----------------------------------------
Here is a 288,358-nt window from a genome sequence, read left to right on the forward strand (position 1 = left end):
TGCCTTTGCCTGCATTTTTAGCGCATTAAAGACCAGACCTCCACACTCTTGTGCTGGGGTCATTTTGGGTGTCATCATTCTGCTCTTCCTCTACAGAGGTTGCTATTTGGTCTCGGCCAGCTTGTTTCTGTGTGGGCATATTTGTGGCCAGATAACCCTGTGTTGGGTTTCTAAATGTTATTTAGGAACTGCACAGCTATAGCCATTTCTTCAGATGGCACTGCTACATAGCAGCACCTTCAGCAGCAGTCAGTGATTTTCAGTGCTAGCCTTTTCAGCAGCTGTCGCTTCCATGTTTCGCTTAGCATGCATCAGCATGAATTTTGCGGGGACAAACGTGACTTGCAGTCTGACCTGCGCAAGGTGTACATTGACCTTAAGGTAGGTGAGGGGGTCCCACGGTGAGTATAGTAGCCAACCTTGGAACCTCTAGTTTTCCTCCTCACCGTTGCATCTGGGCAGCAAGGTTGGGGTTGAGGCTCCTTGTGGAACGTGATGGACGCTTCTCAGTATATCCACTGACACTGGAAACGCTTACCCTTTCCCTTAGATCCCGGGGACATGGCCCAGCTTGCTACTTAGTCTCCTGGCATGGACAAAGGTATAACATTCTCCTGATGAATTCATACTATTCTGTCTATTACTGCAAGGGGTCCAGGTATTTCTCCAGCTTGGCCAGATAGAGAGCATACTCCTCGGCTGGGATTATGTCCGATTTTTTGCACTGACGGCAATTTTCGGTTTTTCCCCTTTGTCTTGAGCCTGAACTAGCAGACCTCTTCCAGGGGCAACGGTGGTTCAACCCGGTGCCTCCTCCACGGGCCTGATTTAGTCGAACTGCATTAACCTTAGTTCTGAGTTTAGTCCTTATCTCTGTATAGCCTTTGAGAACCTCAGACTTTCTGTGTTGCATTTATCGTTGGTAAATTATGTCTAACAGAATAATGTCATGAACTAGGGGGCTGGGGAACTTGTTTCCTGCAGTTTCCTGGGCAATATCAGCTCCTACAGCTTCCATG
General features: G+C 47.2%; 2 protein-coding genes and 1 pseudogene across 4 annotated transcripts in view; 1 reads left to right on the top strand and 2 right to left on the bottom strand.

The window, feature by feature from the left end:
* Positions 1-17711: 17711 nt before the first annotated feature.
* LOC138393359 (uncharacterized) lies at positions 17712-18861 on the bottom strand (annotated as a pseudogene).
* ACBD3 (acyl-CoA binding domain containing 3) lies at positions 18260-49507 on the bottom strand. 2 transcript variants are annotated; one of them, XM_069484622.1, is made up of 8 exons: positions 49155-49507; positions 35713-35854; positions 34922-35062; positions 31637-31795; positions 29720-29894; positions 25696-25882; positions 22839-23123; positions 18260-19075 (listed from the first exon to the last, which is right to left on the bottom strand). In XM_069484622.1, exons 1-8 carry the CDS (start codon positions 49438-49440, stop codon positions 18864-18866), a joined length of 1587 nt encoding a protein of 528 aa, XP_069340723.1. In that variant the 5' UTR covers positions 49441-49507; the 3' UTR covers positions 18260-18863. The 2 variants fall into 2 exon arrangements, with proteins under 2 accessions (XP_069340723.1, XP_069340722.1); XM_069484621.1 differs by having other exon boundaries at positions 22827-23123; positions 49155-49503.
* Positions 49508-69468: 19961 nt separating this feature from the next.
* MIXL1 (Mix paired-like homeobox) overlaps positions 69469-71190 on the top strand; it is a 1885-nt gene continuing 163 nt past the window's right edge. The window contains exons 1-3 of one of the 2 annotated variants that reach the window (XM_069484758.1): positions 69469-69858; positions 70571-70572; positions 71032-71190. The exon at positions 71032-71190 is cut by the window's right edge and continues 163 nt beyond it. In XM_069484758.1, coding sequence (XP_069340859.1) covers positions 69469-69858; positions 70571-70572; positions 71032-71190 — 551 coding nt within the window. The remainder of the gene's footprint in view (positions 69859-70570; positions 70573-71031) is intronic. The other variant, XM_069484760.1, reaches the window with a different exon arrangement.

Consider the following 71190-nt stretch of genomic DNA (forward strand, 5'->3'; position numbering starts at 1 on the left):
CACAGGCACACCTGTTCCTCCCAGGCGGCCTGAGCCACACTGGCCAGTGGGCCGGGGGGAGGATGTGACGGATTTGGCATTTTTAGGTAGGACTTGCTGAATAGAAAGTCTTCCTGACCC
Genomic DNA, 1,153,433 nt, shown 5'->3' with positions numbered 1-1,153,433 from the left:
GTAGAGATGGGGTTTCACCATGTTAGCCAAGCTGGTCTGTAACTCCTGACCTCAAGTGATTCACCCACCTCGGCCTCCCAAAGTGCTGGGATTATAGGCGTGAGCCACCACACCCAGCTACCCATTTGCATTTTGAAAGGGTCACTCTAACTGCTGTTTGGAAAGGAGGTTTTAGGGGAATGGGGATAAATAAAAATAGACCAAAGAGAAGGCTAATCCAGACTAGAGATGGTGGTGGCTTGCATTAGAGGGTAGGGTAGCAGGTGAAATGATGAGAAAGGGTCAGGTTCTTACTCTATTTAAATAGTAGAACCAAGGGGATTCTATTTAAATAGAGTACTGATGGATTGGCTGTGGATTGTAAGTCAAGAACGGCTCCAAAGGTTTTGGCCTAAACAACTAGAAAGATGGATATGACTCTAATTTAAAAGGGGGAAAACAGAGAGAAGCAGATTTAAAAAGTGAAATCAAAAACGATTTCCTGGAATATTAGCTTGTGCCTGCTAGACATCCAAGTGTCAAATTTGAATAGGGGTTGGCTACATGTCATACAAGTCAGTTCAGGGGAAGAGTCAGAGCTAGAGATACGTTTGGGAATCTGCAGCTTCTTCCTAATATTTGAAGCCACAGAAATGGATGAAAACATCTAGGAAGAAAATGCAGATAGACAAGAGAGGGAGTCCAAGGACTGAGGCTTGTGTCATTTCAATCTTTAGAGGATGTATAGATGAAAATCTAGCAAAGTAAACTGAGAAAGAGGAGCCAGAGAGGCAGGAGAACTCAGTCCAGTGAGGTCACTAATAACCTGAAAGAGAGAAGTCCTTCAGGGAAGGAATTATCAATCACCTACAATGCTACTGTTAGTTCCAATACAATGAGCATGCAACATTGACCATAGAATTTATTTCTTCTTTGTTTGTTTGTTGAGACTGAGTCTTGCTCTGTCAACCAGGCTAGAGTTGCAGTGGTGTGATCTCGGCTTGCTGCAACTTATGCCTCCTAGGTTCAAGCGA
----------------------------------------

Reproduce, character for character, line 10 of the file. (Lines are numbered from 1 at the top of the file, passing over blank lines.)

Consider the following 71190-nt stretch of genomic DNA (forward strand, 5'->3'; position numbering starts at 1 on the left):